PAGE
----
By now, you’re probably very aware of the acute rise in the cost of living in Singapore and around the world. And that might have gotten you thinking...inflation, interest rates, what is the connection between these two forces?
To kick you off, check out our previous articles where we explained how inflation works and perhaps more importantly – what you can do about it.
All caught up?
Just as we need to adjust our financial and investment decisions during this period of heightened inflation, national governments and central banks have also made adjustments to their policies decisively.
The most consequential of which was undertaken by the US Federal Reserve. It announced in June 2022 that its benchmark interest rate would be increased by 75 basis points. This represents the steepest such increase in nearly three decades.
With increased interest rates, borrowing is more expensive, thus reducing the amount of (borrowed) money circulating in the economy. This discourages consumer and business spending in general, including on big-ticket items like properties, capital equipment, and even motor vehicles.
For large publicly-traded companies, higher interest rates also reduce the amount of low-cost funds available to pursue growth. For companies who rely on borrowed funds to expand, this might slow down their trajectory, and consequently diminish their short-term attractiveness to investors.
While the Fed’s interest rate increase is aimed at slowing inflation in the United States, such a move by the world’s largest and arguably most important economy has profound and far-reaching consequences for the global financial system – including for all of us in Singapore.
After news of the Fed’s rate hike, you might have noticed that rates for various financial instruments in Singapore have correspondingly gone up – including home mortgages and the Singapore Savings Bonds.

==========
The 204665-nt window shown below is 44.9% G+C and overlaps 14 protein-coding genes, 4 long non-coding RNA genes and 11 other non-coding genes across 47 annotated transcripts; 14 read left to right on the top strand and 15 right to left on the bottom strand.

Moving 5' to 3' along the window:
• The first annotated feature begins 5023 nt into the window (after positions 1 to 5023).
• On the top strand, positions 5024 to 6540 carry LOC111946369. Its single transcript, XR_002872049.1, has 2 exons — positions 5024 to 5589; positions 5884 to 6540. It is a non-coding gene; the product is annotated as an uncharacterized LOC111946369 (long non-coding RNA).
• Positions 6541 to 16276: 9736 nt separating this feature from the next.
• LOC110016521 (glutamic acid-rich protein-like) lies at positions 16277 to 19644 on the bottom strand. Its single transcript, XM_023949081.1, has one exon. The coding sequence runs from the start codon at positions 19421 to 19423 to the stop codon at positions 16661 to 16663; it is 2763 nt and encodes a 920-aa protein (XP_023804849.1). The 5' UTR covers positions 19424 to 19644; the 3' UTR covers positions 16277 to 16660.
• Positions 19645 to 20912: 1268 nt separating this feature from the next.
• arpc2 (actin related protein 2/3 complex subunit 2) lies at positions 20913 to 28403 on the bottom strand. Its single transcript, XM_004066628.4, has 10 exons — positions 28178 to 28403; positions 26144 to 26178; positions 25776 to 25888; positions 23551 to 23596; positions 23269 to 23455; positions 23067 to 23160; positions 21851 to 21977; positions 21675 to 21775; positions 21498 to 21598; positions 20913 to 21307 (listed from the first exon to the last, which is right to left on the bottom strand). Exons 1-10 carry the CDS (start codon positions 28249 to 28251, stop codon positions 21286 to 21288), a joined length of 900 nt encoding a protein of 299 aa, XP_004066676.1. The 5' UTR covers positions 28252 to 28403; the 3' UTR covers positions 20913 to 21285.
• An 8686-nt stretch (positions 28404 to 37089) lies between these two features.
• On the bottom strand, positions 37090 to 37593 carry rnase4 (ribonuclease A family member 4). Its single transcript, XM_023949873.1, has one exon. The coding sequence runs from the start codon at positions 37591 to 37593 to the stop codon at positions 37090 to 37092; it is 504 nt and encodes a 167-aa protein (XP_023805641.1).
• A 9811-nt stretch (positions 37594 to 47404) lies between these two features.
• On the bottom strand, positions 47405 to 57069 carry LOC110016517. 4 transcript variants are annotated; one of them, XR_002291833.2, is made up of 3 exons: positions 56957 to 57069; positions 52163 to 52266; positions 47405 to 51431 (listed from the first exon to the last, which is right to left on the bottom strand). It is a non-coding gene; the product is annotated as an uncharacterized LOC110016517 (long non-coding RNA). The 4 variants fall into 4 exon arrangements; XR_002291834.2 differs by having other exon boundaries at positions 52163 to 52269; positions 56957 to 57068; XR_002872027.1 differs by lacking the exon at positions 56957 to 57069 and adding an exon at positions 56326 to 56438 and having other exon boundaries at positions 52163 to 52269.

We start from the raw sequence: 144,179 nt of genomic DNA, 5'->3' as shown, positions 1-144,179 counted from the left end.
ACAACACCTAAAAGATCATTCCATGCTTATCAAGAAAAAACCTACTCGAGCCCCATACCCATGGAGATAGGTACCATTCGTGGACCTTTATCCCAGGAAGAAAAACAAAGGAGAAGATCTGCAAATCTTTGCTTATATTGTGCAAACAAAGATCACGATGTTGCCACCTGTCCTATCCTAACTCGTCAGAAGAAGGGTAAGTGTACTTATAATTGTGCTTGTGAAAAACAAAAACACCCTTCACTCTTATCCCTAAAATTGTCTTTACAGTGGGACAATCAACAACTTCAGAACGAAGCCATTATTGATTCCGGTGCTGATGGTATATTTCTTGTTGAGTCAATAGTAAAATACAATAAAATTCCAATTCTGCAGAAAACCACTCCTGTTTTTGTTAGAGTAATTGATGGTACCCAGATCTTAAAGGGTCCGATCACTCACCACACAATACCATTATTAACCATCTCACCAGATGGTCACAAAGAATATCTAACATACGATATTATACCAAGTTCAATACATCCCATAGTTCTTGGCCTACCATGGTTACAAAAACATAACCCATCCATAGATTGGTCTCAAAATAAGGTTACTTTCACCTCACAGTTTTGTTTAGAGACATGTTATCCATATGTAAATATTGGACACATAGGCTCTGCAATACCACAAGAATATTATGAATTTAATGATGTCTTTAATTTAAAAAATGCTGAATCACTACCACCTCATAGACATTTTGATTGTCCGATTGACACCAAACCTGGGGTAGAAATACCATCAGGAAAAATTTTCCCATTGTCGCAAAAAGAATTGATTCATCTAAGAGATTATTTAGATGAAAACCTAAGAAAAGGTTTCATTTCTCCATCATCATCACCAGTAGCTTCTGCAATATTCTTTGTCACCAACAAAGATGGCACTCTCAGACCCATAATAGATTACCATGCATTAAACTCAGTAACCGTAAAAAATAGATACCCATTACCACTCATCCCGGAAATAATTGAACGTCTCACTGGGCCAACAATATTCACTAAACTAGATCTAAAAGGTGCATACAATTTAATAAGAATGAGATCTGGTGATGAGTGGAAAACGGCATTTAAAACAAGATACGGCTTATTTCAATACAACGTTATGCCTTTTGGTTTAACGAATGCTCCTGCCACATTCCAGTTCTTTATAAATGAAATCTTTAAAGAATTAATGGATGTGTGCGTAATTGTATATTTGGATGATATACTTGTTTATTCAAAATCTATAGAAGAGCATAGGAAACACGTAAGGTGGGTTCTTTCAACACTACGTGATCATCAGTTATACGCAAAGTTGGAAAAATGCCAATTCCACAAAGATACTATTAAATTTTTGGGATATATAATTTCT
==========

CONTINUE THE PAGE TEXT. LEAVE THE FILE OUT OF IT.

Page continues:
According to data from the World Bank, here is the historical chart showing the lending interest rate of the United States and Singapore from 1978 to 2021.
From the World Bank data, we can see that the trajectory of interest rates in Singapore mirrors that of the United States – albeit with a lag and in varying magnitudes.
Because of the loose historical correlation, there is a common perception that interest rates in Singapore are somehow pegged or move in tandem with the US Fed benchmark interest rates. However, it is important to emphasise that any observed correlation does not imply causation.
Unlike the US Fed, Singapore’s central bank and financial regulator, the Monetary Authority of Singapore (MAS), does not use interest rates as an instrument for making monetary policy.
Instead, MAS utilises the nominal exchange rate exclusively as the intermediate target of monetary policy to influence prices throughout our economy. This is done by managing the value of the Singapore Dollar (SGD) against a trade-weighted basket of currencies within the specified policy band, also known as the Singapore Dollar Nominal Effective Exchange Rate (S$NEER).
The target policy band is reviewed every six months (in April and October). In their latest monetary policy review, MAS slightly increased the slope of the S$NEER policy band, giving the Singapore Dollar scope to appreciate at a higher rate.